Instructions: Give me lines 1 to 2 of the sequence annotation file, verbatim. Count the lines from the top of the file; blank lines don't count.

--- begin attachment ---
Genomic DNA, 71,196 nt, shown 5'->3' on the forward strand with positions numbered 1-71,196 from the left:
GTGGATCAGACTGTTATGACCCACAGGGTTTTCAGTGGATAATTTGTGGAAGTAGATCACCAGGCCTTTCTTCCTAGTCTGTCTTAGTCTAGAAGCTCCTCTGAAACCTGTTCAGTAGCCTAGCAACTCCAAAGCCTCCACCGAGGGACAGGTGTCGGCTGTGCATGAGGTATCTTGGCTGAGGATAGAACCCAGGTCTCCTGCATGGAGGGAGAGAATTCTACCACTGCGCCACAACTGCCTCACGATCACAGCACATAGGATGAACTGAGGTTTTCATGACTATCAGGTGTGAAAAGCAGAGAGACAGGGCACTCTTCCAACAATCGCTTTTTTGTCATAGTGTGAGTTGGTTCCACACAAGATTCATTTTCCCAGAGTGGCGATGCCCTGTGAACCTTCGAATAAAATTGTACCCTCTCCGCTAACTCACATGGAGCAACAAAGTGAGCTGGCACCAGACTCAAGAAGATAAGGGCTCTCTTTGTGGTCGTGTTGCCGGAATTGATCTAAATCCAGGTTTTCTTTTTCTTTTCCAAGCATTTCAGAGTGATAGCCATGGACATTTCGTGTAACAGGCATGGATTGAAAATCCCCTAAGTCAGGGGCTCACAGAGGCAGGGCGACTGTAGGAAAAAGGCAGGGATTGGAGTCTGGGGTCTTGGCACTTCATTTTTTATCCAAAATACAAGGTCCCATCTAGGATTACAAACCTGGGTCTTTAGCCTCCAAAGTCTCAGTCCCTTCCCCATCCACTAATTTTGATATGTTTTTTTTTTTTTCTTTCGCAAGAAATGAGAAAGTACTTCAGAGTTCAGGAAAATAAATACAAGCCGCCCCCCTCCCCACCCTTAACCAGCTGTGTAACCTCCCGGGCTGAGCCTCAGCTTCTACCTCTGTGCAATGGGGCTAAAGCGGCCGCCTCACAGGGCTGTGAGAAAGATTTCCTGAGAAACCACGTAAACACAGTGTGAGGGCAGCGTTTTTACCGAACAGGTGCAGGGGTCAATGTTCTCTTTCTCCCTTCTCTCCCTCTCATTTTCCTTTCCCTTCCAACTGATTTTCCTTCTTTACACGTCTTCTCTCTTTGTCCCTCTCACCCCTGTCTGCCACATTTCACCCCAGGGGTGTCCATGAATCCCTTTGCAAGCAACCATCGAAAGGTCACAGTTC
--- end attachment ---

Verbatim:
Genomic DNA, 71,196 nt, shown 5'->3' on the forward strand with positions numbered 1-71,196 from the left:
GTGGATCAGACTGTTATGACCCACAGGGTTTTCAGTGGATAATTTGTGGAAGTAGATCACCAGGCCTTTCTTCCTAGTCTGTCTTAGTCTAGAAGCTCCTCTGAAACCTGTTCAGTAGCCTAGCAACTCCAAAGCCTCCACCGAGGGACAGGTGTCGGCTGTGCATGAGGTATCTTGGCTGAGGATAGAACCCAGGTCTCCTGCATGGAGGGAGAGAATTCTACCACTGCGCCACAACTGCCTCACGATCACAGCACATAGGATGAACTGAGGTTTTCATGACTATCAGGTGTGAAAAGCAGAGAGACAGGGCACTCTTCCAACAATCGCTTTTTTGTCATAGTGTGAGTTGGTTCCACACAAGATTCATTTTCCCAGAGTGGCGATGCCCTGTGAACCTTCGAATAAAATTGTACCCTCTCCGCTAACTCACATGGAGCAACAAAGTGAGCTGGCACCAGACTCAAGAAGATAAGGGCTCTCTTTGTGGTCGTGTTGCCGGAATTGATCTAAATCCAGGTTTTCTTTTTCTTTTCCAAGCATTTCAGAGTGATAGCCATGGACATTTCGTGTAACAGGCATGGATTGAAAATCCCCTAAGTCAGGGGCTCACAGAGGCAGGGCGACTGTAGGAAAAAGGCAGGGATTGGAGTCTGGGGTCTTGGCACTTCATTTTTTATCCAAAATACAAGGTCCCATCTAGGATTACAAACCTGGGTCTTTAGCCTCCAAAGTCTCAGTCCCTTCCCCATCCACTAATTTTGATATGTTTTTTTTTTTTTCTTTCGCAAGAAATGAGAAAGTACTTCAGAGTTCAGGAAAATAAATACAAGCCGCCCCCCTCCCCACCCTTAACCAGCTGTGTAACCTCCCGGGCTGAGCCTCAGCTTCTACCTCTGTGCAATGGGGCTAAAGCGGCCGCCTCACAGGGCTGTGAGAAAGATTTCCTGAGAAACCACGTAAACACAGTGTGAGGGCAGCGTTTTTACCGAACAGGTGCAGGGGTCAATGTTCTCTTTCTCCCTTCTCTCCCTCTCATTTTCCTTTCCCTTCCAACTGATTTTCCTTCTTTACACGTCTTCTCTCTTTGTCCCTCTCACCCCTGTCTGCCACATTTCACCCCAGGGGTGTCCATGAATCCCTTTGCAAGCAACCATCGAAAGGTCACAGTTC